Now, the culture that is inheriting this word are the Japanese, and their religion is one-third Shinto. So they view unaffiliated gods known as kami as making up the natural world, and more mischievous lesser spirits called yokai as making up other aspects of the world. So minus the very clear references to Middle Eastern myth and folklore the show is making, it’s basically just using “djinn” in the same way you’d use a fairy as a power-up in a video game. 😛 This is the same sort of thing you see in Neon Genesis Evangelion, which repeatedly uses Christian imagery and folklore to signify….absolutely nothing. It just looks cool. And similar rules apply here. The show’s writers no more view what they’re writing as “the truth” than do you. It just makes fantastic background for a universe.

    Now *should they do this?* Well no, for the same reason that the PS3 game Asura’s Wrath might be offensive to an actual Hindu. They literally have no conceptual idea of what kind of lore they are playing with. (Heck, if the game El Shaddai is proof of anything, it’s that even if you know *exactly* what you are talking about you might twist it to suit your own ends). But they did do it, so here we are.

    “Translated out of academic theologese and into a more common parlance, Strange is saying that, because the Bible is true, we can know that (1.) pagan religions are lies; (2.) diverting worship away from the God who deserves our praise and toward a lie is the same sin committed by and peddled to our desires by demons; (3.) God is still in control and any truth found within pagan religions finds its fulfillment not in the lie of that false faith but in the person of Christ Jesus.”

    Presupposing that the base of your argument is true (which is exactly what I do here on BTT), then yes. This is basically right. All truths there are do at least relate to Biblical truths. But it’s important to point something else out.

    Most pagans and non-Christians believe what they do for an exceedingly complicated series of reasons, and some of them are actually because the person has found a truth that is *antithetical* to Christ Jesus, but nonetheless emotionally and morally salient to the events of that person’s life. What rings as true and real to them, so to speak.

    A big part of why I believe what I do is that I think immortality cheapens Life. If you have forever, if you are Eternal, than every action you take carries none of the importance our actions do here on Earth. And that goes for us if we become immortal as well. Part of the reason that the relationships we have matter, and the choices we make have relevance, is that we have a finite amount of time to devote to anything. So much of that Meaning that we invested will fade once we have the ability to make any commitment, pursue any form of worship of God that He likes, paint any picture, develop any skill. Having eternity means the gravity of choosing an action in this finite life is lost.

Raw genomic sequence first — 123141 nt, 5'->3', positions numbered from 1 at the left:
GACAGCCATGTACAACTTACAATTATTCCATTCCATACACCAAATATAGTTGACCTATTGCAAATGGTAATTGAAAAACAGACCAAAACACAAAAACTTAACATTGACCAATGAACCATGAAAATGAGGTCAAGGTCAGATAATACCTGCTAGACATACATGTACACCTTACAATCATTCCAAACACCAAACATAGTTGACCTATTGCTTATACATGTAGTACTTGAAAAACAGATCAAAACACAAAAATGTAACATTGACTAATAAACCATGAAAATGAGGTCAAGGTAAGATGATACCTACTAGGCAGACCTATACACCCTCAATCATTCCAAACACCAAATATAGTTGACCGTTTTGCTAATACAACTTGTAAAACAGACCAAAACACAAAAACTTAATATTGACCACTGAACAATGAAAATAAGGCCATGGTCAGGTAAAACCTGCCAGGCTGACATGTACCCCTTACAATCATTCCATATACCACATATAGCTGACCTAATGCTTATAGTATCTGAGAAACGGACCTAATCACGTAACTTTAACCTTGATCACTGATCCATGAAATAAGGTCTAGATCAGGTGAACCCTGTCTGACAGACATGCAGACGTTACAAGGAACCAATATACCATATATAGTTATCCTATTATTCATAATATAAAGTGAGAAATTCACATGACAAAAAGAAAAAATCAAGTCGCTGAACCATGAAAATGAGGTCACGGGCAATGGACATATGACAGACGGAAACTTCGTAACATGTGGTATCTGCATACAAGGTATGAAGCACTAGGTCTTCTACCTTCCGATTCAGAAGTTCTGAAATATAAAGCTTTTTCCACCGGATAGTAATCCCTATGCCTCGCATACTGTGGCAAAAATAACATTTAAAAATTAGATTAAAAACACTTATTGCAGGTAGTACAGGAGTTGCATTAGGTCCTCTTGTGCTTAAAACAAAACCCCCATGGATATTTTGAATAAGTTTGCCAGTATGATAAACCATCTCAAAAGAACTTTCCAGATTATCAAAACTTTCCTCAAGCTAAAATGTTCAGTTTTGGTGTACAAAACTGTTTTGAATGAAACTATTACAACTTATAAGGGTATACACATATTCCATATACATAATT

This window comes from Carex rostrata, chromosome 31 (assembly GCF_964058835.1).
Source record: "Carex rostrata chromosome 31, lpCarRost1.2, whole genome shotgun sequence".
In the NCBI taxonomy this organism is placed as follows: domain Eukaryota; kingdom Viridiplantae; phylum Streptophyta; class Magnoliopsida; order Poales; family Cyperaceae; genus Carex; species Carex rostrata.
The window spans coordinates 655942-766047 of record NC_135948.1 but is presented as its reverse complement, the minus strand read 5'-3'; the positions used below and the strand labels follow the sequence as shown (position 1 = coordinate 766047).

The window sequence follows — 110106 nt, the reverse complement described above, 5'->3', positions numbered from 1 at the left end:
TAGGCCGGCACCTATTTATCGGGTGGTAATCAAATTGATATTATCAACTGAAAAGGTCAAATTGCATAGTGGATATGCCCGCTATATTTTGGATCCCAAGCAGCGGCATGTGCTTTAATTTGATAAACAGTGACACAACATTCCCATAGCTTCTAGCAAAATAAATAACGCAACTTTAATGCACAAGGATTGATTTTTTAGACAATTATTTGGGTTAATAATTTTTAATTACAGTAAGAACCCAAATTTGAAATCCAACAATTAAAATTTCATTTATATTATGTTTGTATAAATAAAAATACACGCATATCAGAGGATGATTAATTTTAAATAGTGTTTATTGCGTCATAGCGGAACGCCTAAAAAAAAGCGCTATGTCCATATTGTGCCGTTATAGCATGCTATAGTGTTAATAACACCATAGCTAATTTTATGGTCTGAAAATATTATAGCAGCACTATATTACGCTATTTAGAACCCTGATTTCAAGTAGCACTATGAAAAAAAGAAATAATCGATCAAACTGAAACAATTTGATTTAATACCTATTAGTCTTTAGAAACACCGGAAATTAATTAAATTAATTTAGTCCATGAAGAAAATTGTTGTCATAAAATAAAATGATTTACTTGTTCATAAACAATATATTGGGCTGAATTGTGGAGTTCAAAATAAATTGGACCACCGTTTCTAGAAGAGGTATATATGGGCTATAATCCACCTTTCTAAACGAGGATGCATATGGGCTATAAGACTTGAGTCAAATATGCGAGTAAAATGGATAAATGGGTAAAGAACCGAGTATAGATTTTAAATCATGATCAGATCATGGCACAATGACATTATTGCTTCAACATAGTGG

And unfortunately, off I go lapsing into quasi Luminas-specific worshipful poetry XD: The feeling of watching the Sun set on you both as you cling together, and that moment matters more than all the glory and all the grandeur and all the perfection in all the world. “He knows his time is short” is a promise as much as a curse, because He chose to come here now, in the brief millisecond that you are alive in His eyes.

    My point being, if you can get past the strange way I’m conveying it (I swear to God I’d be a Christian poet in another life, if someone else had come to me in my darkest moment and saved my life) is this: Be careful what you’re saying there, because you can’t know why people think what they think and feel what they feel.


    1. Thanks for commenting, Luminas. I know that the transliteral meaning of the word djinn isn’t demon in the most exact sense, but what I was referring to is the show’s identification of them as demons. Magi borrows/steals its djinn names from the Lesser Key of Solomon, in which the possessors of those names are demons. So, what I’m trying to say is that I’m not trying to force a square peg into a round hole here; I’m just pointing out connections the show has already made on its own. However, because this article is meant to propose a case study for a biblical theology of religions, we could go so far as to say that the very idea of a “djinn” as you have defined it is not in conflict with the idea of demons.

      I think you actually made a pretty good case for what I mean in your comment: you compared the series’ use of djinns to faeries. We might impulsively think of Tinkerbell at the word faerie, but that is a highly sanitized Disney version of faeries compared to their Scottish progenitors which often engaged in child stealing, bride stealing, murder, drowning, and transactions with the citizens of Hell ( On this point I think you and I may actually be in agreement because Daniel Strange in the book I referenced is arguing that the catastrophic sin at Babel was an event later sanitized by the cultures involved, just like faeries were sanitized by Disney.